This week Marabou is highlighting people who inspire them hoping that you’ll be inspired too!
Today, Marabou is thinking about Liz Kleinrock and her thoughtful work with elementary school children addressing race, privilege, and contemporary issues including immigration and LGBTQ rights. Liz won the 2018 Teaching Tolerance Award.
In a video about her work Liz said,
“I think it really does our students a disservice if we pretend children don’t know about these things [racism, political policies, etc.] and aren’t curious about these topics because kids are exposed to the exact same things adults are whether or not we want to admit it. If you can’t talk about race comfortably, how are we ever going to end systemic racism in our country? And I think it’s really important to have these conversations with children because they have this very clear, pure, less-biased way of looking at the world where they haven’t learned that these topics are things they should be afraid of. So they’re more willing to sit down and have a conversation about it.”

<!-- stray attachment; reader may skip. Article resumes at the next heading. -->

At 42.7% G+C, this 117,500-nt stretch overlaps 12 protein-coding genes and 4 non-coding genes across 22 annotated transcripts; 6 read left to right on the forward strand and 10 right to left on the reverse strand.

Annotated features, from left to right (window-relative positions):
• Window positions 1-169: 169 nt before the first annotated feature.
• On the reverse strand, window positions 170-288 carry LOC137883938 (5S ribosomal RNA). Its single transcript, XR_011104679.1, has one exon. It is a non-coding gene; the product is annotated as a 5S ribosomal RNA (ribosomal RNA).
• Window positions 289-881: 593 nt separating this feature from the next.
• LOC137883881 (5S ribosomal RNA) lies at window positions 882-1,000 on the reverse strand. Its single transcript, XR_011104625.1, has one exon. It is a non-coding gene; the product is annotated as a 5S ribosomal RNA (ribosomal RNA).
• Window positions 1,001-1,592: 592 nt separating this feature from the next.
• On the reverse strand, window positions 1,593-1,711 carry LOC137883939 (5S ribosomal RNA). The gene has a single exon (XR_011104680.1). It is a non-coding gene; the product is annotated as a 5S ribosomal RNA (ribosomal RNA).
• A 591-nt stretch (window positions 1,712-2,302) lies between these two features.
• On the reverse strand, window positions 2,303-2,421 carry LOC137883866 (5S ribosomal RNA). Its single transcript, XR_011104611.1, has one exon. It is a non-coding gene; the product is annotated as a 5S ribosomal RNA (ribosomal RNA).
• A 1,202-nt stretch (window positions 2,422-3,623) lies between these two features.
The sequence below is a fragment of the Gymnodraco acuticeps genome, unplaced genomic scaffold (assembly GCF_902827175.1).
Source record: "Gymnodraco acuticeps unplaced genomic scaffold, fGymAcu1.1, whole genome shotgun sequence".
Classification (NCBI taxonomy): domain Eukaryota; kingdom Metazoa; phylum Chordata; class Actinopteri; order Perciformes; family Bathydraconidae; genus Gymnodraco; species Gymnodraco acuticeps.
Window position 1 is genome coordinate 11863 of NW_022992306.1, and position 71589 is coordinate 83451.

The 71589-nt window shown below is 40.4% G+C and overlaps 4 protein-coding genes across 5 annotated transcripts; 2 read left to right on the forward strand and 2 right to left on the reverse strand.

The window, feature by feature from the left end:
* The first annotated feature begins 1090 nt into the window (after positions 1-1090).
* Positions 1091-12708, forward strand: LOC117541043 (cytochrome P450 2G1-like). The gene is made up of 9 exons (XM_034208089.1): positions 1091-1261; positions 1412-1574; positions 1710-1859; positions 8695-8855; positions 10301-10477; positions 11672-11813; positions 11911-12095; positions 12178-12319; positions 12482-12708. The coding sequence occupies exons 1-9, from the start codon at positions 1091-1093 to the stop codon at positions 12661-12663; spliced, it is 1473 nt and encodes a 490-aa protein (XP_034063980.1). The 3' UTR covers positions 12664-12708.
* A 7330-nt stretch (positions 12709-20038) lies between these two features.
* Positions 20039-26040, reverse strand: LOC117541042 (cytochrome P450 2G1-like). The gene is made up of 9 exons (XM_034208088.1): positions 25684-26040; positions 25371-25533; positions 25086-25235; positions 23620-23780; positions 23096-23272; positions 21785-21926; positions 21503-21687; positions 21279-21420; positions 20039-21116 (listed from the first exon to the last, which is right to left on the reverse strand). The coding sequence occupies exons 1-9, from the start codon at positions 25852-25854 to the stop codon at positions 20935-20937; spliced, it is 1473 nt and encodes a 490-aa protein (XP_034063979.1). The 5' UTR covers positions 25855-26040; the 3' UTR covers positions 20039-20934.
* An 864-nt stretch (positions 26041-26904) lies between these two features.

It’s easy to see why Liz is so inspiring. Marabou particularly likes that Liz is challenging the idea that children are too young/won’t understand/aren’t ready to have discussions around race, privilege, and inequality. If anything, children are more ready that adults. Through her Instagram account, @teachandtransform and website, Liz shares her tools and classroom work, which can be applied beyond the elementary classroom and adapted to equity and anti-bias work of all types.
Below are two posts Marabou particularly likes from Liz’s Instagram. The first shows a journal prompt for her 3rd Grade class, “What would you say to grown ups who thing 3rd graders are too little to learn about things like race, enslavement, and current events?” Swipe/click through to see her students’ responses.
The second is her “Lenses for Reading History.” Marabou thinks these questions should be applied when going through a museum exhibition.
View this post on Instagram
I really like the “Lenses to Carry When Reading History” anchor chart from the Teachers College Reading and Writing Project, but I felt a few components were missing when considering how to teach history with a social justice lens. I added on the “What” and “Why” categories to this chart, and I think the WHY component is particularly crucial. The motivation behind why people act in certain ways, as well as what is at stake to gain or lose is an incredibly important question to ask when studying historical events and sources.
Thank you, Liz!